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AMD/ATI Accelerating GPU Flash Player 10.1 Too

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October 6, 2009 8:26:24 PM

Maybe one day, my Geforce 4 MX can do that too :p 

For real this is going to make netbooks actually worth it. Flash performance has always been the part that I could not stand.

Lets hope Intel gets on board as well.
October 6, 2009 8:35:51 PM

Why cant they do this entirely through stream. Why would I have to buy a direct x 11 card for this. My 4870 is still good enough, and I dont see Ati making a chipset for netbooks, so how does this really help anyone. So instead of maxing out a 65 watt part I can max out a 265 watt part. Im not an nvidia fanboy I have ati, but I just can't see where this is relevent.
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October 6, 2009 8:40:13 PM

Ati accelerated physics?

Now, that would be a nice treat!
October 6, 2009 9:00:23 PM

Its called Havok.
October 6, 2009 9:02:40 PM

They are doing it though DX11 well that's a bummer for those with ati cards that don't have that unless i mis understood
October 6, 2009 9:04:43 PM

I thought flash was already accelerated by gfx cards? or was that only open gl?
Anonymous
October 6, 2009 9:05:39 PM

I very much doubt that the 58x0 series of cards would be the only AMD GPUs to support flash acceleration.

After all the main focal point for this technology would be laptops and netbooks and those are as a general rule equipped with far less capable GPU solutions, though definitely enough to handle flash.

I'd wager the 58x0 were simply used for the demo as it's the first implementation and a way to show off new technology.
October 6, 2009 9:07:42 PM

Does this mean that Flash 10.1 can waste even more power than before? Instead of using a very efficient C2D, let's use a GPU that uses 3x as much power.

Death to Flash.
October 6, 2009 9:23:59 PM

geoffsDoes this mean that Flash 10.1 can waste even more power than before? Instead of using a very efficient C2D, let's use a GPU that uses 3x as much power.Death to Flash.

IzzyCraftThey are doing it though DX11 well that's a bummer for those with ati cards that don't have that unless i mis understood


Okay so I said the same thing as these guys but get 2 negatives. The article said diretx 11. All I am trying to say is how can nvidia do it on a mobile low watt 9400 (ion) that is not a diretx 11 gpu, but ati needs a 5870? Also why would I need flash acceleration for anything but a netbook or mobile device. Most laptops, and desktops can handle flash fine. The only time this becomes relevent is if ati released a mobile gpu like ion.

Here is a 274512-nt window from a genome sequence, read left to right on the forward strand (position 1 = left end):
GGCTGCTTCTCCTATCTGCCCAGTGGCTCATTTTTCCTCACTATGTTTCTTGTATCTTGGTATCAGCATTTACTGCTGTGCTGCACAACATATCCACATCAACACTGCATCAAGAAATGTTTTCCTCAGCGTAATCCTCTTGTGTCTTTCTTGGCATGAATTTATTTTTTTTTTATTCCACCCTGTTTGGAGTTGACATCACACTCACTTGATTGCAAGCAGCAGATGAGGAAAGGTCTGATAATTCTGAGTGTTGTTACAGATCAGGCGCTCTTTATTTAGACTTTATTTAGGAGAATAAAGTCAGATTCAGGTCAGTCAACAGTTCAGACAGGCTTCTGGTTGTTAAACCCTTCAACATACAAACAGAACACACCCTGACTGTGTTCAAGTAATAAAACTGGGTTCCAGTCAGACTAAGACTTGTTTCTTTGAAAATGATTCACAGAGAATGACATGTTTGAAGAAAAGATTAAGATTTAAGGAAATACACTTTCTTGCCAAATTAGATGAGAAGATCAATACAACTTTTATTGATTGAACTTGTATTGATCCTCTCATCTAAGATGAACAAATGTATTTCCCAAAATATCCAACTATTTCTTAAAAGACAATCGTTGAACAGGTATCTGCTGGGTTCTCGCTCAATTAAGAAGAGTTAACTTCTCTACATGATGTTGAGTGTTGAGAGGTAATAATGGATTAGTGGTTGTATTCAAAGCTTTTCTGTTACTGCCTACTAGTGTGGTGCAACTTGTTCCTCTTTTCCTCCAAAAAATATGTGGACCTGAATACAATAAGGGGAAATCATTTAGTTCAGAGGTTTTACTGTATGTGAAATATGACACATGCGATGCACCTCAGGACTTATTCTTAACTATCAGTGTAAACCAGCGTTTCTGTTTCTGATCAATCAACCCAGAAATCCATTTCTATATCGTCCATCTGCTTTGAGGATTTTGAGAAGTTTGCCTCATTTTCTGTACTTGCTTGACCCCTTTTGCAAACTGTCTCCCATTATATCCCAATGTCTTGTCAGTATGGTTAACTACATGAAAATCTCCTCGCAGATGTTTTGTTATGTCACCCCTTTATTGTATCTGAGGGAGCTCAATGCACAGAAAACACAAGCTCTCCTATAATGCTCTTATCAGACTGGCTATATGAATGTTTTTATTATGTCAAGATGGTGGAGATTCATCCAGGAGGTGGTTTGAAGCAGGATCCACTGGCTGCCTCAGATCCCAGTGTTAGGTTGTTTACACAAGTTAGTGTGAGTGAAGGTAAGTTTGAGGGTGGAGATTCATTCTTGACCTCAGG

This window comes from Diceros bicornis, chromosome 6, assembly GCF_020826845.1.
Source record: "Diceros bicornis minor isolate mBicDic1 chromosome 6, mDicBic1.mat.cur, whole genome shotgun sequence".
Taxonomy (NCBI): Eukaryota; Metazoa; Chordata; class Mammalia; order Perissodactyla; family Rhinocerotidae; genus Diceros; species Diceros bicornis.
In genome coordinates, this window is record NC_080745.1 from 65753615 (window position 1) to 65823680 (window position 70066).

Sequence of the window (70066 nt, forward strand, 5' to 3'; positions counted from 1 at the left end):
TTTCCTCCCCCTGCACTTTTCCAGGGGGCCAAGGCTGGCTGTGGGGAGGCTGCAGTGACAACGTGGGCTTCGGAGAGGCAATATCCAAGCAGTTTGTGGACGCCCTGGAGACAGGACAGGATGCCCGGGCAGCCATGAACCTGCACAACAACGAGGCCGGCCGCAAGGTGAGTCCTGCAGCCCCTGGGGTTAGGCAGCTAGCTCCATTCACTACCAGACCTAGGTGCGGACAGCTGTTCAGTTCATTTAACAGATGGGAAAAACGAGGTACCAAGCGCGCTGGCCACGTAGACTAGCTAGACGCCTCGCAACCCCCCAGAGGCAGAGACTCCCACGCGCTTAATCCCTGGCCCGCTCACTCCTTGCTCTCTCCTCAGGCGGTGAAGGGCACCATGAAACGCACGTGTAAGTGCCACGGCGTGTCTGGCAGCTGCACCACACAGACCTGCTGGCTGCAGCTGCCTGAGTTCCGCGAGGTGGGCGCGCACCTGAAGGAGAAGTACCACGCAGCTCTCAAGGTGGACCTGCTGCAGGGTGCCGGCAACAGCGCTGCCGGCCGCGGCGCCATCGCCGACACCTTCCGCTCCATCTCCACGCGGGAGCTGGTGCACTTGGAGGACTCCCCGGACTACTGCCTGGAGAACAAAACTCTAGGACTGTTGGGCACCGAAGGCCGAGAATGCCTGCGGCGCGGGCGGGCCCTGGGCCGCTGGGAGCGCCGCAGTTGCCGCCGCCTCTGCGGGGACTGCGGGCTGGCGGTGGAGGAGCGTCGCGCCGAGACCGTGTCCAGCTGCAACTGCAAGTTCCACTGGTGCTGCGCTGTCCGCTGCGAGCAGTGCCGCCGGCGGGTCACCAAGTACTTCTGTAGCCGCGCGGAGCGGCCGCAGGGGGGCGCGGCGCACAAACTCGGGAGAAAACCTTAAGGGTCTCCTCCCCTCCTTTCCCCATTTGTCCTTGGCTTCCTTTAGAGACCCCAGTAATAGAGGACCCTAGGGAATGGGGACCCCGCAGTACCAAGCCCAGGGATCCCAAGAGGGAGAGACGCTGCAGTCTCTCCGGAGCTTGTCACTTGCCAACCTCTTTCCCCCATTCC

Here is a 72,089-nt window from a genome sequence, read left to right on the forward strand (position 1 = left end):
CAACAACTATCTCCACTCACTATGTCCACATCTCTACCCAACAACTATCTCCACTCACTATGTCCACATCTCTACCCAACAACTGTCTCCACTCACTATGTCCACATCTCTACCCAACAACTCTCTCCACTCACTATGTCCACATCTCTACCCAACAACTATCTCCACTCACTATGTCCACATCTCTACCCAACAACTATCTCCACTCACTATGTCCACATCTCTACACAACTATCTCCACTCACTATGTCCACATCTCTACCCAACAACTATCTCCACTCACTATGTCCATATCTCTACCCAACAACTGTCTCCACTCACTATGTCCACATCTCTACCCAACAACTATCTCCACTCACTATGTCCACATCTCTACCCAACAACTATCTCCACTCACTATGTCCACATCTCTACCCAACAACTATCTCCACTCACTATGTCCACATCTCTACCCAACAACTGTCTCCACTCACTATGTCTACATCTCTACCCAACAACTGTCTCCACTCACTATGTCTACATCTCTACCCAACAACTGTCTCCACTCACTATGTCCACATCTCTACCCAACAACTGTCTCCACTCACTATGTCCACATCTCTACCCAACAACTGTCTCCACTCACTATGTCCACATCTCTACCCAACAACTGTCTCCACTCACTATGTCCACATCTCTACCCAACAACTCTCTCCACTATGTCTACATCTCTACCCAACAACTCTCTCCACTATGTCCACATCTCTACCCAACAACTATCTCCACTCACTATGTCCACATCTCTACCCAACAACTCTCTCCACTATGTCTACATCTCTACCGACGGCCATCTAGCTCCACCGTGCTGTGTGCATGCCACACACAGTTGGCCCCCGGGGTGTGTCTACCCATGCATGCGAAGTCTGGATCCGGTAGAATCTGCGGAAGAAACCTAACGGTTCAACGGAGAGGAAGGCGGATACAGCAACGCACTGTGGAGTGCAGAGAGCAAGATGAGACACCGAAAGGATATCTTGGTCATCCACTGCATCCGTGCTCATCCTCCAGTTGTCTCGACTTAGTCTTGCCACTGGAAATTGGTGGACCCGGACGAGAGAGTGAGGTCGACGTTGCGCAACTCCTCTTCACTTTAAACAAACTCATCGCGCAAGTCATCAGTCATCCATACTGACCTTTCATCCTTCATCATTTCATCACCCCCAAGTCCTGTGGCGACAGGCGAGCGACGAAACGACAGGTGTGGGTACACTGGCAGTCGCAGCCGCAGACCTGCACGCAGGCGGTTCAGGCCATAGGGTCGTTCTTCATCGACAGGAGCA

October 6, 2009 9:24:12 PM

geoffsDoes this mean that Flash 10.1 can waste even more power than before? Instead of using a very efficient C2D, let's use a GPU that uses 3x as much power.Death to Flash.


What GPU uses three times more power than a processor does? Most GPUs will use 225 watts (PCIe = 75w, 2x6pin 75w), and pairing a GPU that will require extra power connectors with even a duo-core won't get you the magical "3x power consumption". Both parts already consume electricity during idle, might as well put them to use.

I don't see what you're complaining about.
Anonymous
October 6, 2009 9:27:41 PM

Hmm, sounds like a recipe for making the most universally playable games (flash) require specific hardware. Yay!!!

:( 
October 6, 2009 9:43:00 PM

arg@argcomHmm, sounds like a recipe for making the most universally playable games (flash) require specific hardware. Yay!!!


No, you're wrong. This doesn't mean that you will NEED a GPU to play flash games.
It means that IF you ALREADY have one, you can play flash games FASTER and BETTER, consuming LESS CPU RESOURCES, allowing you to MULTITASK BETTER.
I used caps selectively so you can get the core concept better.
October 6, 2009 10:38:33 PM

wow, atom systems will be able to use flash without stuttering when paired with a 5870! that would be an uber system config! :|

ofcourse that would be a short-sighted remark. It would all make more sense when dx11 integrated graphics comes to under-powered platforms. until then, this would probably be academic.

"Both Adobe and AMD worked with the DirectX 11 API's compute shader and ATI Stream technology to accelerate Flash performance with the GPU."

i wonder why they didn't opt to use OpenCL instead so it would be more portable across OSs and actually run on more(older) hardware.
October 6, 2009 11:42:56 PM

the_krasnoNo, you're wrong. This doesn't mean that you will NEED a GPU to play flash games.It means that IF you ALREADY have one, you can play flash games FASTER and BETTER, consuming LESS CPU RESOURCES, allowing you to MULTITASK BETTER.I used caps selectively so you can get the core concept better.

Dude we're not kids - no need to CAPITALIZE your STRONG POINTS! It's so damned annoying.
October 7, 2009 1:39:17 AM

but it emphasizes when my BALLS are ITCHING like CRAZY because of that STUPID GIRL from the beach...

in all reality who didn't see this coming? I just hope that gpu support can be backwards compatible with older video cards if for no other reason then that older laptops can't handle full screen hulu and other flash apps. :-p
October 7, 2009 3:11:29 AM

omnimodis78Dude we're not kids - no need to CAPITALIZE your STRONG POINTS! It's so damned annoying.


When people stop acting like kids, I will start treating them like adults.
October 7, 2009 4:04:34 AM